May 19th, 2016 Do Chatbots Dream?
Facebook, WhatsApp, Telegram have succeeded at making chatbots a trending topic again.
Why so? And, how soon will bots become part of our routine?
Why is kind of easy — Both Facebook and brands like the idea of bots.
Facebook is succeeding at being the go-to place for a chat with a friend or for quick entertainment. We don’t Google our friend Chris: we WhatsApp him, and if he doesn’t answer, we peek on FB to see if he is posting pictures from Paris. We still go to news sites to get our coffee fix…but we keep tabs on the BBC, vogue, the economist through the day on our timeline.
Chatbots promise to bring the next step inside our chat tools: transactions. It will mean buying products, booking a table, playing a song. It will mean bringing chat tools to be a new platform…that will take its fees to allow brands to be there.
To brands, chatbots make two promises: that they will be able to connect at a personal level with consumers, and that doing so will be easy, supported by a new generation of AI algorithms.
A more personal connection is a brilliant call: instead of competing on price with Amazon and on Search budgets on Google, a brand could dial up on loyalty and invest on the value of their presence on the consumer mind.
Algorithms bring down a barrier that has been there since the invention of the “personal shop assistant”; you cannot have (if you are not playing in the luxury space) a human assistant for each of your clients…and training them is expensive and time consuming. Chatbots AI will break down the barrier: trained one time, they will scale to support all your clients on Black Friday.
But are we ready?
There are some considerations to be made: are brands ready? Are users ready? Is the experience ready?
Big organisation have been able to provide software driven chats for a while. You.md launched a comprehensive healthcare app already in 2015.
Smaller orgs face a challenge. Skills to program or train bots are still rare on the job market. Facebook is aware of it, and this is why they have invested in wit.ai, a solution to train your own bot. But, even with skills and tools, there is something that need to be addresses first. Data. Knowledge. To train a bot on how to recommend handbags and presents for your girlfriend’s birthday birthday, you will need a training set. That nowadays sits in the mind of shopping assistants.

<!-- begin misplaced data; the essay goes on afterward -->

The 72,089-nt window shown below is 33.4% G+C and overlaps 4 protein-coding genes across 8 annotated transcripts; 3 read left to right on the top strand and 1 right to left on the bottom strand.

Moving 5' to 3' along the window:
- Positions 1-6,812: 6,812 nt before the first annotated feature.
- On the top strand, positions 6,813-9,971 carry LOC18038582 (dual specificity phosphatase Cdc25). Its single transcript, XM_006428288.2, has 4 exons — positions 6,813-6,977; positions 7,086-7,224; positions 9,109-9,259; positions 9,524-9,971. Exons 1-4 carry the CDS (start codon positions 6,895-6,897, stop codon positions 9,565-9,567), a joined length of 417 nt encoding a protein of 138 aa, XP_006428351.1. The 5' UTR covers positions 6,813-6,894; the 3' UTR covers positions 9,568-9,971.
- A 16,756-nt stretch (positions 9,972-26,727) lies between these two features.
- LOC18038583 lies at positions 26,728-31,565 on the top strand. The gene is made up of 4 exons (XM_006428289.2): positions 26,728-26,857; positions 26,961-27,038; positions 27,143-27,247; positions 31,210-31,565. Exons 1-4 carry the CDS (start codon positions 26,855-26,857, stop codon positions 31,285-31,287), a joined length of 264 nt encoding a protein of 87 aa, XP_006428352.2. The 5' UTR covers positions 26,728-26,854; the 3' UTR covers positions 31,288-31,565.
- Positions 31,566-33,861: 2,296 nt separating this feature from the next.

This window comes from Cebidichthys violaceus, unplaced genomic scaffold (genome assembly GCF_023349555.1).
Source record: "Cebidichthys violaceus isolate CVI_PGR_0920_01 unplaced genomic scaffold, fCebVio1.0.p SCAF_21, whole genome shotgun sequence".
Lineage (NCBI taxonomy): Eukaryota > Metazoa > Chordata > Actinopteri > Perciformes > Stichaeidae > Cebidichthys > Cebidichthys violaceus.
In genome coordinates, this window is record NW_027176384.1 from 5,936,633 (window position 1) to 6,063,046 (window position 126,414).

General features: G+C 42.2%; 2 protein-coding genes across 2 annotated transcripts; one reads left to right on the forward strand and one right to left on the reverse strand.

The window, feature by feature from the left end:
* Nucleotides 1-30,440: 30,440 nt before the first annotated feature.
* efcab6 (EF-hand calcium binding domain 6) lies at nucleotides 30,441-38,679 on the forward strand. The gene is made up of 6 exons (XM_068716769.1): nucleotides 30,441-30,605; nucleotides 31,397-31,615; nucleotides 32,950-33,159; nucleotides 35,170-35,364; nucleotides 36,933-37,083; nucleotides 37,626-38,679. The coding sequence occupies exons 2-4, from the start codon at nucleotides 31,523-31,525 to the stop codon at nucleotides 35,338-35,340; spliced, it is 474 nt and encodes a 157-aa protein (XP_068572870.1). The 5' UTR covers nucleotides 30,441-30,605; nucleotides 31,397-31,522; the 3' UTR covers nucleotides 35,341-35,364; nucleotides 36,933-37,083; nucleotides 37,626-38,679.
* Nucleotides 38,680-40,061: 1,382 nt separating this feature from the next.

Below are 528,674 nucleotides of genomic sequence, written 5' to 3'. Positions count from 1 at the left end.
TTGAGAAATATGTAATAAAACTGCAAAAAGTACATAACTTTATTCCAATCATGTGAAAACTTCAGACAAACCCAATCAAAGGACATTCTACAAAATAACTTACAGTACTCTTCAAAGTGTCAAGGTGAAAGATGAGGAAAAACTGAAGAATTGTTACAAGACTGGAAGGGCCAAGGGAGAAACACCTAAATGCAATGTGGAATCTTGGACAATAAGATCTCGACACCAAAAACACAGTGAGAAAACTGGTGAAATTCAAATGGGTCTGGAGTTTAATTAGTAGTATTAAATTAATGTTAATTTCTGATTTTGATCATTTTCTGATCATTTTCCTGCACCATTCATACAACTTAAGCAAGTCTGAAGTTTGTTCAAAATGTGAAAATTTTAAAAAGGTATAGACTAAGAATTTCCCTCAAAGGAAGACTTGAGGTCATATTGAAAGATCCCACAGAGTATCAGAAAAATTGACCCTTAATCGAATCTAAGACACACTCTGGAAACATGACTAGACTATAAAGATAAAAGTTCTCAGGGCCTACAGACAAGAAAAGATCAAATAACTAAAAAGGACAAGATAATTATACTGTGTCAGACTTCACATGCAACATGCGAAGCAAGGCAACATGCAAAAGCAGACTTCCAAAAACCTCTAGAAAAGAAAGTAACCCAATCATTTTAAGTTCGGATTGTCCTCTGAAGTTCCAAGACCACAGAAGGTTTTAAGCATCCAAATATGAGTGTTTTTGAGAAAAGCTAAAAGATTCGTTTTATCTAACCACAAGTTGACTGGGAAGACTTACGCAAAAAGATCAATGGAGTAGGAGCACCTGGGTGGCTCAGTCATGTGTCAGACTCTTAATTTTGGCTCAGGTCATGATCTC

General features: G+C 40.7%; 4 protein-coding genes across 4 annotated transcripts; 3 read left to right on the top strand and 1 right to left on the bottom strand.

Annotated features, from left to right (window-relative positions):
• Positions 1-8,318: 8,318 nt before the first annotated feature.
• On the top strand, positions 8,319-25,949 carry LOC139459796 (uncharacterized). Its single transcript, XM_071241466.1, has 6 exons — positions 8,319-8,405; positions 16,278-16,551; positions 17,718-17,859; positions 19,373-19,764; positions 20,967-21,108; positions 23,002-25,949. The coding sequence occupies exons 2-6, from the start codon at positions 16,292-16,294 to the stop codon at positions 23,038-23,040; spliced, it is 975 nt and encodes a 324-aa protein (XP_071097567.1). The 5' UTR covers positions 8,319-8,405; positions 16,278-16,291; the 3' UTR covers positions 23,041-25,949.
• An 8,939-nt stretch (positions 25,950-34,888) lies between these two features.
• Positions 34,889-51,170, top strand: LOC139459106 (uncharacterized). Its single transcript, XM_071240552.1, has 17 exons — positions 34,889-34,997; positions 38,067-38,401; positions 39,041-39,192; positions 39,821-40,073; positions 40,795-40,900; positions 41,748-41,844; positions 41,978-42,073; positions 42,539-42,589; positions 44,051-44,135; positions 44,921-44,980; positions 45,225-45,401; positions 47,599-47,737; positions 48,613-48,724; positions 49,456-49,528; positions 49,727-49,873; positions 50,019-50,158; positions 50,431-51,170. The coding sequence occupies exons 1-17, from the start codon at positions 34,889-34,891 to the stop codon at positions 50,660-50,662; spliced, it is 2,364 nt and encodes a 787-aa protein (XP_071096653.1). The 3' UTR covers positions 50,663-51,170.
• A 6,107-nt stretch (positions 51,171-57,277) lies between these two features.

So, expect some months of work before your favourite companies have something interesting to say to you. And, pain one year later, when the tone of voice of the brand needs to change.
No and Yes.
There is an underlying assumption that users will like chatting with brands as they like chatting with friends. Though one. We check WhatsApp notifications because we know there is no spam waiting for us there. What will happen when McDonald stalks us and lunchtime to offer a promotion?
But, self-service is a new value for younger generation. Getting to the point you need to call someone to understand how to move on a website is a signal of high frustration. Having a channel for consumer to solve problems by themselves will be a key differentiator.
This is probably the part of chatbots that interests us the most. While chatting seems a simple paradigm, it is based on a common understanding between us and other old-style humans. How will it work with bots?
There are some hurdles to overcome: discoverability, hand-over to real operators.
Telling people what a chatbot can do requires smart approaches. On a website or mobile app, you can add one more link or button, what do you do in chats when you add a new feature?
If you accept that algorithms are not simple to train, you immediately see a solution: passing the ball to a real word expert when things get too complex. How much should a user know about this switch? Are we transforming the world of customer service in a Turing test? Will people start typing “pass me to your manager” to get to premium support?
Chatbots are here to be used. But expect some work to go on behind the scenes before they take over.